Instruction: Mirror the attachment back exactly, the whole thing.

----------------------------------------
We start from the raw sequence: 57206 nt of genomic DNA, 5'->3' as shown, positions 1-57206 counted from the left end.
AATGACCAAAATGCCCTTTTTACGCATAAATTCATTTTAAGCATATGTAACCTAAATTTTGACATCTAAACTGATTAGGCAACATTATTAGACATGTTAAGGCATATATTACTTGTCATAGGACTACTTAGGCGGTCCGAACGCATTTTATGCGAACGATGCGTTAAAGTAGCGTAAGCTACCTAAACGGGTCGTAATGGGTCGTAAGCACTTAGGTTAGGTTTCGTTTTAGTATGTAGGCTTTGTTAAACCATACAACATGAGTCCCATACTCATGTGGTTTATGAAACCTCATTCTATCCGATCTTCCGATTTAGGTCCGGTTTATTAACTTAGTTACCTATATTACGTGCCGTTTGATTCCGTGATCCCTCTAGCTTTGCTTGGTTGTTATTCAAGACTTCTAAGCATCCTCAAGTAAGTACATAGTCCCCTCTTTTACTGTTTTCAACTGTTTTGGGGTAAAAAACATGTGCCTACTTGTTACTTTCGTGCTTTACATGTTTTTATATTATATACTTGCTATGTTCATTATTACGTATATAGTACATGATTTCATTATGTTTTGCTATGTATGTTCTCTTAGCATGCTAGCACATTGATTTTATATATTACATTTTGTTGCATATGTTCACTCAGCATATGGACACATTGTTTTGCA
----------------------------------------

We start from the raw sequence: 57206 nt of genomic DNA, 5'->3' as shown, positions 1-57206 counted from the left end.
AATGACCAAAATGCCCTTTTTACGCATAAATTCATTTTAAGCATATGTAACCTAAATTTTGACATCTAAACTGATTAGGCAACATTATTAGACATGTTAAGGCATATATTACTTGTCATAGGACTACTTAGGCGGTCCGAACGCATTTTATGCGAACGATGCGTTAAAGTAGCGTAAGCTACCTAAACGGGTCGTAATGGGTCGTAAGCACTTAGGTTAGGTTTCGTTTTAGTATGTAGGCTTTGTTAAACCATACAACATGAGTCCCATACTCATGTGGTTTATGAAACCTCATTCTATCCGATCTTCCGATTTAGGTCCGGTTTATTAACTTAGTTACCTATATTACGTGCCGTTTGATTCCGTGATCCCTCTAGCTTTGCTTGGTTGTTATTCAAGACTTCTAAGCATCCTCAAGTAAGTACATAGTCCCCTCTTTTACTGTTTTCAACTGTTTTGGGGTAAAAAACATGTGCCTACTTGTTACTTTCGTGCTTTACATGTTTTTATATTATATACTTGCTATGTTCATTATTACGTATATAGTACATGATTTCATTATGTTTTGCTATGTATGTTCTCTTAGCATGCTAGCACATTGATTTTATATATTACATTTTGTTGCATATGTTCACTCAGCATATGGACACATTGTTTTGCA